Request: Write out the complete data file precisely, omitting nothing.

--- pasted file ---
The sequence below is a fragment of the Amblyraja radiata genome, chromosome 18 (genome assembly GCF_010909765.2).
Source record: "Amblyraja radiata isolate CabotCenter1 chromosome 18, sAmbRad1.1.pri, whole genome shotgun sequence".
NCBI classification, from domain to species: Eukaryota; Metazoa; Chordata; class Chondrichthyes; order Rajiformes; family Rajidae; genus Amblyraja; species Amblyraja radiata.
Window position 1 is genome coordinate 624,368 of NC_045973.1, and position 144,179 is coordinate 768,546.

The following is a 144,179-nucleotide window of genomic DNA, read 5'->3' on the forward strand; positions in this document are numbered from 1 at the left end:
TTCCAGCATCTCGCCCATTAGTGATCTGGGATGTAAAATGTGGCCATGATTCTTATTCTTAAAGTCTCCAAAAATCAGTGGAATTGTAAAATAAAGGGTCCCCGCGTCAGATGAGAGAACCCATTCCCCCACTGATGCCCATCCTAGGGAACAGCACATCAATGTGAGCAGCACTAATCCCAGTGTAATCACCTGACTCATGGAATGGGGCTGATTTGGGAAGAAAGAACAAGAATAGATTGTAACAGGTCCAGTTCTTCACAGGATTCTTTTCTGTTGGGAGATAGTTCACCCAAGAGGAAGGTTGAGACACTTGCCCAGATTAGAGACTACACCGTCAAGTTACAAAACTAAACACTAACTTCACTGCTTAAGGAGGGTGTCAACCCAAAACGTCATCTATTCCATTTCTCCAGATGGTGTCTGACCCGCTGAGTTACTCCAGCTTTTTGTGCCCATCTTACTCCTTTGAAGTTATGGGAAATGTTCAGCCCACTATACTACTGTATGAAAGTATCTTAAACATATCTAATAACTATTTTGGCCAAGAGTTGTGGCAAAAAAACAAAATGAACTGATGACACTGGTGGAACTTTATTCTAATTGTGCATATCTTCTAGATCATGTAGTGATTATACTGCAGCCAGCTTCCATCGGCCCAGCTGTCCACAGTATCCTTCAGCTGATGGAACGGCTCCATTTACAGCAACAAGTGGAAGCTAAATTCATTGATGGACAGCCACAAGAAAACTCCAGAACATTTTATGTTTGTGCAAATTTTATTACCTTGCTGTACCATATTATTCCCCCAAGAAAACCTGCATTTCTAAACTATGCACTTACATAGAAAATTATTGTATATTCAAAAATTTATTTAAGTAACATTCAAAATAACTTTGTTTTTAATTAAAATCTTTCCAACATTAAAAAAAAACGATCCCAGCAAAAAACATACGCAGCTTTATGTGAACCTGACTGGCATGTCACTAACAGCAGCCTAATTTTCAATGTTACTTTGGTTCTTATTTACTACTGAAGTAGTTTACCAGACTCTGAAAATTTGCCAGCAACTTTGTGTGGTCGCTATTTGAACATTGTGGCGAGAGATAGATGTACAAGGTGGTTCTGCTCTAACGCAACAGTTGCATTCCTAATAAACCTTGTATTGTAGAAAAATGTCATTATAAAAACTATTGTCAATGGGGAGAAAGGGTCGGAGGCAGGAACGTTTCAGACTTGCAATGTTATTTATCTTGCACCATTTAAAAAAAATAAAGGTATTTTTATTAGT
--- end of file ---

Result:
The sequence below is a fragment of the Amblyraja radiata genome, chromosome 18 (genome assembly GCF_010909765.2).
Source record: "Amblyraja radiata isolate CabotCenter1 chromosome 18, sAmbRad1.1.pri, whole genome shotgun sequence".
NCBI classification, from domain to species: Eukaryota; Metazoa; Chordata; class Chondrichthyes; order Rajiformes; family Rajidae; genus Amblyraja; species Amblyraja radiata.
Window position 1 is genome coordinate 624,368 of NC_045973.1, and position 144,179 is coordinate 768,546.

The following is a 144,179-nucleotide window of genomic DNA, read 5'->3' on the forward strand; positions in this document are numbered from 1 at the left end:
TTCCAGCATCTCGCCCATTAGTGATCTGGGATGTAAAATGTGGCCATGATTCTTATTCTTAAAGTCTCCAAAAATCAGTGGAATTGTAAAATAAAGGGTCCCCGCGTCAGATGAGAGAACCCATTCCCCCACTGATGCCCATCCTAGGGAACAGCACATCAATGTGAGCAGCACTAATCCCAGTGTAATCACCTGACTCATGGAATGGGGCTGATTTGGGAAGAAAGAACAAGAATAGATTGTAACAGGTCCAGTTCTTCACAGGATTCTTTTCTGTTGGGAGATAGTTCACCCAAGAGGAAGGTTGAGACACTTGCCCAGATTAGAGACTACACCGTCAAGTTACAAAACTAAACACTAACTTCACTGCTTAAGGAGGGTGTCAACCCAAAACGTCATCTATTCCATTTCTCCAGATGGTGTCTGACCCGCTGAGTTACTCCAGCTTTTTGTGCCCATCTTACTCCTTTGAAGTTATGGGAAATGTTCAGCCCACTATACTACTGTATGAAAGTATCTTAAACATATCTAATAACTATTTTGGCCAAGAGTTGTGGCAAAAAAACAAAATGAACTGATGACACTGGTGGAACTTTATTCTAATTGTGCATATCTTCTAGATCATGTAGTGATTATACTGCAGCCAGCTTCCATCGGCCCAGCTGTCCACAGTATCCTTCAGCTGATGGAACGGCTCCATTTACAGCAACAAGTGGAAGCTAAATTCATTGATGGACAGCCACAAGAAAACTCCAGAACATTTTATGTTTGTGCAAATTTTATTACCTTGCTGTACCATATTATTCCCCCAAGAAAACCTGCATTTCTAAACTATGCACTTACATAGAAAATTATTGTATATTCAAAAATTTATTTAAGTAACATTCAAAATAACTTTGTTTTTAATTAAAATCTTTCCAACATTAAAAAAAAACGATCCCAGCAAAAAACATACGCAGCTTTATGTGAACCTGACTGGCATGTCACTAACAGCAGCCTAATTTTCAATGTTACTTTGGTTCTTATTTACTACTGAAGTAGTTTACCAGACTCTGAAAATTTGCCAGCAACTTTGTGTGGTCGCTATTTGAACATTGTGGCGAGAGATAGATGTACAAGGTGGTTCTGCTCTAACGCAACAGTTGCATTCCTAATAAACCTTGTATTGTAGAAAAATGTCATTATAAAAACTATTGTCAATGGGGAGAAAGGGTCGGAGGCAGGAACGTTTCAGACTTGCAATGTTATTTATCTTGCACCATTTAAAAAAAATAAAGGTATTTTTATTAGT